Mouthful

What in the world are you eating?

I got 99 problems but borek ain't one

20 May 2009 | 10:18 - By Phil Lees

 Ottoman Empire street food as examined through the medium of hip hop

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Any street food that has been covered by a best-selling hip hop artist is worth your attention. The rapper in question in this youtube clip is Slovenian and dropping rhymes about a savoury pastry remnant of the Ottoman Empire really does seal the deal for me. Norway can keep their Eurovision win.

Despite being narrowly versed in Slovenian food (or at least drinks in an archeological sense ), the pastry in question, borek, is part of the wider swathe of food that the Ottoman empire carved into Europe and the Middle East. The only benefit left in the wake of an empire is its food: there is generally no other living legacy that is lasting and not culinary.

Borek is made from a flaky pastry filled with a salty cheese and parsley or spinach; or minced lamb. Depending on the nation of origin, the pastry is arranged into flat layers in a circular pan or rolled into a long tube then spiralled onto a tray, then baked until golden. It fills the position that hamburgers occupy in Western food: combination street snack and late night, post booze stomach filler. Unlike hamburgers, it is perfectly acceptable to eat borek for breakfast without possessing any degree of hangover.

The completely unverified Wikipedia entry does its best to delineate the various former Ottoman nations burek by their method of cooking; a neat display how nations take the interlopers’ food and then change the recipe to make a dish inseparable from its own. It does however pose this conundrum:

The recipe for modern "round" burek was developed in the Serbian town Niš, where it was introduced by a famous Turkish baker, Mehmed Oglu, from Istanbul in 1498. Serbian burek became popular in Croatia and in Slovenia in the 2nd half of the 20th century.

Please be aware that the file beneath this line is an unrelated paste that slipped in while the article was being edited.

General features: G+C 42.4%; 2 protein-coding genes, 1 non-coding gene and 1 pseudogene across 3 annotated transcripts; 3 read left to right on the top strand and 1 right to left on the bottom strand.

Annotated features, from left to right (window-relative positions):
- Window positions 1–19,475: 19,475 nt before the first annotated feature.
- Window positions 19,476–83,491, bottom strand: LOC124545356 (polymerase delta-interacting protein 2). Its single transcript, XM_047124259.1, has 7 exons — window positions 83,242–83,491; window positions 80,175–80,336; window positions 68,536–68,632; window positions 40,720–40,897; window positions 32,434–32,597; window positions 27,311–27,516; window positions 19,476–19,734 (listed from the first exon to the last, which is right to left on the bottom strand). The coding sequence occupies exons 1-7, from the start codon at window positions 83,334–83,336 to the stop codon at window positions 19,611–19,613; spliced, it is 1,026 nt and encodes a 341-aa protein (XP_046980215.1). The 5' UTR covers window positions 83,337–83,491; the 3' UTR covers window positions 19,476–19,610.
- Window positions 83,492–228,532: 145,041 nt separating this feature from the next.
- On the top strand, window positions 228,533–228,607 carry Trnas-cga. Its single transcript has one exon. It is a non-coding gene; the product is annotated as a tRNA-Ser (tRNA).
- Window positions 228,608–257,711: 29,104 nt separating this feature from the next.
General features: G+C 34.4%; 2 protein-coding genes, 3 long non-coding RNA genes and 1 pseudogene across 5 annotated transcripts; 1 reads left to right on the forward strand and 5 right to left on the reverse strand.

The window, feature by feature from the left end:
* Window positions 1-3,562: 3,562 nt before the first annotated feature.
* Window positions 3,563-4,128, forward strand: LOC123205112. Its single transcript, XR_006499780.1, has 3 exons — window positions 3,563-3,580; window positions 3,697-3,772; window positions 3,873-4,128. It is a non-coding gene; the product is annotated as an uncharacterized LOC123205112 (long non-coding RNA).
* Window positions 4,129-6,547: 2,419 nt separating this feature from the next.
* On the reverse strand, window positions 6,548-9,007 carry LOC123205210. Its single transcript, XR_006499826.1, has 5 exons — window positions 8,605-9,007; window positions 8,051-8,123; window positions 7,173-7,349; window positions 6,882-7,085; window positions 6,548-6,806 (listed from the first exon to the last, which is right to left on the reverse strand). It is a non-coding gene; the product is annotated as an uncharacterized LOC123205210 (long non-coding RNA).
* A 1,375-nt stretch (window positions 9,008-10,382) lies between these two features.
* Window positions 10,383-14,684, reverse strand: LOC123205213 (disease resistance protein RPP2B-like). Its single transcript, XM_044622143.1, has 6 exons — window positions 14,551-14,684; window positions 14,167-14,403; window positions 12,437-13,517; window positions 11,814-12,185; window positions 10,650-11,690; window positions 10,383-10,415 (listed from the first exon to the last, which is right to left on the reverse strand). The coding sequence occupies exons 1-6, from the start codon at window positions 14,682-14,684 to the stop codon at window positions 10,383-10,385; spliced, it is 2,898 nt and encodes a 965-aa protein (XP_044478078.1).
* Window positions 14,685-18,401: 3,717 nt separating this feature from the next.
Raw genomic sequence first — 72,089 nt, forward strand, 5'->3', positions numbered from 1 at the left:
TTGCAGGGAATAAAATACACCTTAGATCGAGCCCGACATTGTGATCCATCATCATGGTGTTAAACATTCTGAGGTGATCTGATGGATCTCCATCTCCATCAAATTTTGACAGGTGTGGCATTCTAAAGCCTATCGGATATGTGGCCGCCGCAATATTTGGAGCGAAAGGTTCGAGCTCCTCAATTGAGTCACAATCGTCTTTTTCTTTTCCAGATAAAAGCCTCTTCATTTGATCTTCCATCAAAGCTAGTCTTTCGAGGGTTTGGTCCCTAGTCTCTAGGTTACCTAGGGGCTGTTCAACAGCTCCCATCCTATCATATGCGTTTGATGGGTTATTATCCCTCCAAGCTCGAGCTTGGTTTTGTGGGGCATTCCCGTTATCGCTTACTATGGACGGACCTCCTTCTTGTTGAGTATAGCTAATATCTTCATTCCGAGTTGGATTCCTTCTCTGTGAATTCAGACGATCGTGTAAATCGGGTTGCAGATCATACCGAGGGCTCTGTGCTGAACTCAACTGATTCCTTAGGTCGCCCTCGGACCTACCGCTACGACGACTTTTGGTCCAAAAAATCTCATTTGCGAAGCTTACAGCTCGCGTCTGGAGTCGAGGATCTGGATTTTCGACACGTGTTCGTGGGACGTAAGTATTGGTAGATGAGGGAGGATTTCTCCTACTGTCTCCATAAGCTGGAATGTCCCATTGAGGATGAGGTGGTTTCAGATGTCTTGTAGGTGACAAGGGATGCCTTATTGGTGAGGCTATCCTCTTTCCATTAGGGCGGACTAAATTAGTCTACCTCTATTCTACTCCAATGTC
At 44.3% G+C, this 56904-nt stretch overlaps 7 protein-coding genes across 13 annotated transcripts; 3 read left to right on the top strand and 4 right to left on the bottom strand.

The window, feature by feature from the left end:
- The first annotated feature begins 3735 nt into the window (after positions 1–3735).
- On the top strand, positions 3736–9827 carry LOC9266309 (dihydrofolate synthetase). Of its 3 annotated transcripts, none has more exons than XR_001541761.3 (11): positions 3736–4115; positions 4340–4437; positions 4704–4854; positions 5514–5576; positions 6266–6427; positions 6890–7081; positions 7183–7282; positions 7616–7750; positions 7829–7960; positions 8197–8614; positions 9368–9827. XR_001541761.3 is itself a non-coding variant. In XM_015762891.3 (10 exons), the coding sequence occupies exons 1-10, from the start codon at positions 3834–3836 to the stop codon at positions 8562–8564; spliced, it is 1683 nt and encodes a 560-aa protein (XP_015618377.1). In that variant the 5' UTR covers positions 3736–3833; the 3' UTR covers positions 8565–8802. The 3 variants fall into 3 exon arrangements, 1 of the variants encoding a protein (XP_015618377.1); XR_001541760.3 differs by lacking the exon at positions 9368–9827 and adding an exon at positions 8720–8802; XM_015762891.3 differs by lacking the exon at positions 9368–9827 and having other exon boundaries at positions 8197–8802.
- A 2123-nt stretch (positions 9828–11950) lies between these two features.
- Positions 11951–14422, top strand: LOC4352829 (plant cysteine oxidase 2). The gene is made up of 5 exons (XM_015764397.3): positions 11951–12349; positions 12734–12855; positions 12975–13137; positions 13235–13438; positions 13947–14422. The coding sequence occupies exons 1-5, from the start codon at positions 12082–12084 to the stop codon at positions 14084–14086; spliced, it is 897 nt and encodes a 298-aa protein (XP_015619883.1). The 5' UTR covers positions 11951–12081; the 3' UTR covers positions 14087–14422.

So there’s been a pastry that has been in the region for 450 years but it wasn’t until the Second World War that it became popular in neighbouring parts of former Yugoslavia?

Needless to say, burek is delicious, a rare mix of chewy, savoury and persistent oiliness. You can smell it browning from a great distance. Once cooking has started, the dish is not easy to keep to yourself.

As for where to find your own borek, SBS’s list of Turkish restaurants would be a good place to start .

For recipes, this Turkish cookery book, a collection of receipts By Turâbî from 1862 was the earliest that I could uncover, hardly from the height of the Empire.

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Comments (9)

15 Aug 2011 11:11 AEST

Izzy

From:

yummm

I LOVE the borek from Fairfield.. I think it's called 'Hot Burek' opposite the station, sooo delicious! I also like making them but would love to have more places to purchase them from. The sigara borek from Sahara restaurant (Parramatta) is also mouth watering. I wish every kebab shop would have borek!

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20 Mar 2011 19:29 AEST